Jerry and Sally Ingram show their work year-round at El Zócalo Gallery located just yards away from the Las Vegas Arts Council on the historic Las Vegas, NM Old Town Plaza. If you missed their show here, we encourage you to visit them there.
Jerry Ingram is an Award-Winning Choctaw /Cherokee Artist from Battiest, Oklahoma, now living in Ilfeld, New Mexico, just east of Santa Fe. He is also a Smithsonian Native Artist Fellow. A wax carver, beader, quill-worker and painter, his aim in his work is authenticity and detail, using traditional methods, techniques and materials that were available during that time period. See more of his story below.
Sally Ingram has learned and preserved the Wisconsin Winnebago HoChunk nation’s diagonal weave beadwork. Her work is so accurately reproduced, it is purchased by the HoChunk people. Sally lectures and writes and they are both teachers of these heritage crafts.
Jerry and Sally Ingram show their work on consignment year-round at El Zócalo Cooperative Gallery just across the historic plaza park, at 1809 Plaza. You can see more of their work on their pages on the El Zócalo website.
More about Jerry Ingram
Jerry Ingram is an Award-Winning Choctaw /Cherokee Artist from Battiest, Oklahoma now living in Ilfeld, New Mexico, just east of Santa Fe. An alumnus of IAIA (Institute of American Indian Art), Jerry continued his education, receiving his BA from Oklahoma State Tech. He majored in commercial art, a field in which he worked for 20 years. Currently he is a self-employed wax carver, beader and quill-worker. He has even gone back to occasionally teach beading classes at IAIA. Ingram has always been interested in Native American Dress and Art, especially the beaded and quilled decorations. His own tribe has left very little in the way of beaded items so he concentrated his art based on the work of the Plains and Plateau Indians during the mid to late 1800’s. Jerry’s aim in his work is authenticity and detail, using traditional methods, techniques and materials that were available during that time period.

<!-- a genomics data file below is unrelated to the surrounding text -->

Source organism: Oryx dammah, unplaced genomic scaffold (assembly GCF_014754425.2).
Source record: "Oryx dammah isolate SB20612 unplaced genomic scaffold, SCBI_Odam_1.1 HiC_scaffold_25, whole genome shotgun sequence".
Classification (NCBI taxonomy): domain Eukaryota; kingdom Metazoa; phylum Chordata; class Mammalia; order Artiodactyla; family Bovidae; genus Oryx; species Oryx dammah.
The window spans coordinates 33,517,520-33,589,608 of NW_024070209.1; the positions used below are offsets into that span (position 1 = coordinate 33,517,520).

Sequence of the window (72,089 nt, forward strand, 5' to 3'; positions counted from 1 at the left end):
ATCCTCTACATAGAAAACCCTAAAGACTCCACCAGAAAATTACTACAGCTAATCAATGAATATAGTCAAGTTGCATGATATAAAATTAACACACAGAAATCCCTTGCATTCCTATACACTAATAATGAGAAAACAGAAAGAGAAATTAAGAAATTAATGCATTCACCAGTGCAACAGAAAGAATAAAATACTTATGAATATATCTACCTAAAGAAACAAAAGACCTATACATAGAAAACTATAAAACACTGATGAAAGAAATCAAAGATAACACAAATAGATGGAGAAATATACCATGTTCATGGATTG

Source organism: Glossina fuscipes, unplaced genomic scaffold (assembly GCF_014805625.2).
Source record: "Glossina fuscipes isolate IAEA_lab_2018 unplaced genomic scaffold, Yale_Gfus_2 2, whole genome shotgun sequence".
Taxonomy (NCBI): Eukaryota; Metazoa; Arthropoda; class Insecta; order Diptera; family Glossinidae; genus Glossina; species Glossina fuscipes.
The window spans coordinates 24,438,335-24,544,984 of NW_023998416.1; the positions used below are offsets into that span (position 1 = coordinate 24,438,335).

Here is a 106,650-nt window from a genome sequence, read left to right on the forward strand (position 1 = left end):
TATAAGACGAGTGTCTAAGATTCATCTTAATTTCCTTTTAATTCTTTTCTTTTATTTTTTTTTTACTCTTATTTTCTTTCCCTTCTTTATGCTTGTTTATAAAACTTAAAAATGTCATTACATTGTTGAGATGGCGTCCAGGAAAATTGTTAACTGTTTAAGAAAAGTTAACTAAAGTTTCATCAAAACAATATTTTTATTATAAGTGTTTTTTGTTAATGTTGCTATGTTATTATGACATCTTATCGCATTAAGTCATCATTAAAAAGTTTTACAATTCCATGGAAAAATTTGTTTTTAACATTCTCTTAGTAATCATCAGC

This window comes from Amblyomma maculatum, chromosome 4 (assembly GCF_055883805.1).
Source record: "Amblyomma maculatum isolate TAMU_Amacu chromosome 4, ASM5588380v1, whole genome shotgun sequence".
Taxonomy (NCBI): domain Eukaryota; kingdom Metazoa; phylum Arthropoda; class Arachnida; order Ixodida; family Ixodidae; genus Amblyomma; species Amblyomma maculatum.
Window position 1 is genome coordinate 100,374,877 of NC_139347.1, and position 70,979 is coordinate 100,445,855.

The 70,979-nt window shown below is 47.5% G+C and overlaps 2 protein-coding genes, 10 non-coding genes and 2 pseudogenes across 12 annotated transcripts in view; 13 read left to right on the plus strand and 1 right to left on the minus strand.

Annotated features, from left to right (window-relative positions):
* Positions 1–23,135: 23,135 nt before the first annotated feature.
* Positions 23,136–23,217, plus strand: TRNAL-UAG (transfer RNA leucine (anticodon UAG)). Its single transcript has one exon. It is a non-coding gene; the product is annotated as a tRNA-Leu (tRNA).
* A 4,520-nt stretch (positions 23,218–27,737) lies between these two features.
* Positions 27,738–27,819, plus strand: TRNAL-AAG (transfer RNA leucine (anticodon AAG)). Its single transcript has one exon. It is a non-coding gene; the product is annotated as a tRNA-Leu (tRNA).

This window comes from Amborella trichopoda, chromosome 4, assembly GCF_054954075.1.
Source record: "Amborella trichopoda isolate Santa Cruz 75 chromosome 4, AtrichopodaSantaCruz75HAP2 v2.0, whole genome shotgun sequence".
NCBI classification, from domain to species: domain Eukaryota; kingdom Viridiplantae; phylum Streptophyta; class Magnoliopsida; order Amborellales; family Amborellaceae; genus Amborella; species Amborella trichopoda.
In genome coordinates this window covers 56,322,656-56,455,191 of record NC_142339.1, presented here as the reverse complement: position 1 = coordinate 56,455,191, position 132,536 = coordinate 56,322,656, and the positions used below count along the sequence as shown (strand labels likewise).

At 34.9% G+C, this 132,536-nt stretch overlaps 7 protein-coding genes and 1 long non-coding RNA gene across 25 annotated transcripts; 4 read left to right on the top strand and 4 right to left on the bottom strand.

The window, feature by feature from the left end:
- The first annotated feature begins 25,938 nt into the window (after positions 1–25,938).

“I have been influenced by the work of Blackbear Bosin, Allen Houser, and the Indian Artists and craftsmen of the 1800’s. During the 1960’s and ‘70’s while working in commercial art I did a variety of paintings with Native American Indians as subject matter. In order to insure accuracy in my portrayals I began to teach myself beadwork and quillwork, making replicas of historic beadwork, dressing models in them and painting from them. After many years of making beadwork and quillwork for my own use I began to display and sell the work along with my paintings”, Jerry explains.
Although he has been on a long hiatus with his painting work for the last few years, he continued to do beadwork and quillwork and win awards through local art shows; SWAIA Indian Market in Santa Fe and Albuquerque, The Heard Museum Guild Indian Fair and Art Market, as well as winning the Smithsonian’s Native Artist Fellowship in 2002. In 2004 he was the recipient of the SWAIA Fellowship Award.
He is also open to do commissions for individuals, performances, fashion shows and movie productions. Jerry Ingram’s paintings and bead/quillwork are in the collections of several museums, institutions, public and private collections. Some of his clothing and weapons have been featured in the film “Pow Wow Highway.” 2009 marked the return to his painting. Mr. Ingram’s new work will be on display at Santa Fe Indian Market, Cherokee Art Market, and Native Treasures; among other art shows across the country.